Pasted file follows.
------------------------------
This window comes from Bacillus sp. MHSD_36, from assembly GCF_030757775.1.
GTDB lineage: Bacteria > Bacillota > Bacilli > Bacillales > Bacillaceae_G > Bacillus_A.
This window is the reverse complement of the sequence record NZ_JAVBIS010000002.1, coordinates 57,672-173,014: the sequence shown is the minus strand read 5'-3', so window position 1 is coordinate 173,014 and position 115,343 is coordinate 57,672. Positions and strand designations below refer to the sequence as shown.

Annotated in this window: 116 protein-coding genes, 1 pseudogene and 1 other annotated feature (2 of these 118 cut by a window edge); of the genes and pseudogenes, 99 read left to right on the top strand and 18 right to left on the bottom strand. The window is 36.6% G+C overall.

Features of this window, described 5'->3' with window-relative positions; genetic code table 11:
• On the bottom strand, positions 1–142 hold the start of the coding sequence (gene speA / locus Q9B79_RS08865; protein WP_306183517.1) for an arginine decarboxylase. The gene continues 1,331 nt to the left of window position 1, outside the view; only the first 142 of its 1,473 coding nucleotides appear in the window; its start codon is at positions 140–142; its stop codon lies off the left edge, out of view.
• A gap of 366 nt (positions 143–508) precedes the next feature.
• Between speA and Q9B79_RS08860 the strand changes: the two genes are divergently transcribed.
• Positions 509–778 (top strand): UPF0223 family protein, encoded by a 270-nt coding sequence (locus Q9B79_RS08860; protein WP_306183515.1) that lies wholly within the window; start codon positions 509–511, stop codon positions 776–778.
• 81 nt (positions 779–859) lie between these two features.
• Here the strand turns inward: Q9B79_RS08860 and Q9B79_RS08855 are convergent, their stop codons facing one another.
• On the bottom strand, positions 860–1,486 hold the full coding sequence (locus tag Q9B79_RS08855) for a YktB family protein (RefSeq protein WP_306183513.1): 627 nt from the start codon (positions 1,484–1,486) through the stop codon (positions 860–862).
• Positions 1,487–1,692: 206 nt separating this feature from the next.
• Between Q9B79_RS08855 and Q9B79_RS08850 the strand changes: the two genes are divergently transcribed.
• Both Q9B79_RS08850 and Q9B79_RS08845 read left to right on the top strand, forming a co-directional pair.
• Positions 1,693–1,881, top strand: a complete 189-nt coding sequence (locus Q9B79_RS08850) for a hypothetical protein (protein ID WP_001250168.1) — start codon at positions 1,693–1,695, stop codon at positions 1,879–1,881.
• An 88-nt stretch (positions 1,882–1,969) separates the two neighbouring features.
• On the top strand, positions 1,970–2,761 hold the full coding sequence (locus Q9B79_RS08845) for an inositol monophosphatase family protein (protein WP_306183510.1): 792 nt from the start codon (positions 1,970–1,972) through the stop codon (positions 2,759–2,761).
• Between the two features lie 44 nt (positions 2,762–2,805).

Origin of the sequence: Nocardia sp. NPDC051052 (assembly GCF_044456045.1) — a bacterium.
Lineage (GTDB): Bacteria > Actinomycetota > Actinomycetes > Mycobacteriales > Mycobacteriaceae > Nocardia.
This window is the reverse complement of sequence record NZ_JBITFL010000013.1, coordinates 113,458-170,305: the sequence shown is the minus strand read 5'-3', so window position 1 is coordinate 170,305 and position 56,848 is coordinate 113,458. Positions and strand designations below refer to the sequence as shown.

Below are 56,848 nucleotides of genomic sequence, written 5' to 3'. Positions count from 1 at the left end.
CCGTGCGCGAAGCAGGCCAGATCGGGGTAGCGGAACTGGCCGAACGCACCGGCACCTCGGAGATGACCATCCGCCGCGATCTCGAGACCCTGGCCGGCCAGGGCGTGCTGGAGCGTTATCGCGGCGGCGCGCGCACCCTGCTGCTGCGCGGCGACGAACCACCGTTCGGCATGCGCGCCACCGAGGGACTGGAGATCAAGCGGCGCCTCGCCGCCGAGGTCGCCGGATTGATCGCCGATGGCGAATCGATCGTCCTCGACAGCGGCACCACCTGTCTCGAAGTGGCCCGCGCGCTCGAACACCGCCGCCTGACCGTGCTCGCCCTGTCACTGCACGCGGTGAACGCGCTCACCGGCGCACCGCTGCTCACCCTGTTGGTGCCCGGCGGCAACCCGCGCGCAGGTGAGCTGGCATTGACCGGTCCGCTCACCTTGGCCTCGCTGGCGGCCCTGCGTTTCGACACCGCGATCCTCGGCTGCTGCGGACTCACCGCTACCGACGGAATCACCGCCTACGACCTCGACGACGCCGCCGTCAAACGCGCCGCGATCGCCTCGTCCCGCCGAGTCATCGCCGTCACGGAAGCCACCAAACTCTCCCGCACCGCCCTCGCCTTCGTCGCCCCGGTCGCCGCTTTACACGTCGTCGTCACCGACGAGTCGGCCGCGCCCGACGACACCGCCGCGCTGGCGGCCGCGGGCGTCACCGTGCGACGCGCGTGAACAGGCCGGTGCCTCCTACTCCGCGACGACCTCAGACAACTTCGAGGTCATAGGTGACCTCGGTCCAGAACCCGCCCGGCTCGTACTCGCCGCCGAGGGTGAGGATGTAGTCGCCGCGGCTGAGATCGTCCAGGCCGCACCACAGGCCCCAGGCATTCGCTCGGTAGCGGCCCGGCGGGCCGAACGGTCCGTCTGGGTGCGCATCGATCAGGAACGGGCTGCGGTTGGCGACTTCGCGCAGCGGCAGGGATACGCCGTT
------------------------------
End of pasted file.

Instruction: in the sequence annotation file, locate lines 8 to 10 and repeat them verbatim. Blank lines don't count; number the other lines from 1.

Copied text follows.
• Between speA and Q9B79_RS08860 the strand changes: the two genes are divergently transcribed.
• Positions 509–778 (top strand): UPF0223 family protein, encoded by a 270-nt coding sequence (locus Q9B79_RS08860; protein WP_306183515.1) that lies wholly within the window; start codon positions 509–511, stop codon positions 776–778.
• 81 nt (positions 779–859) lie between these two features.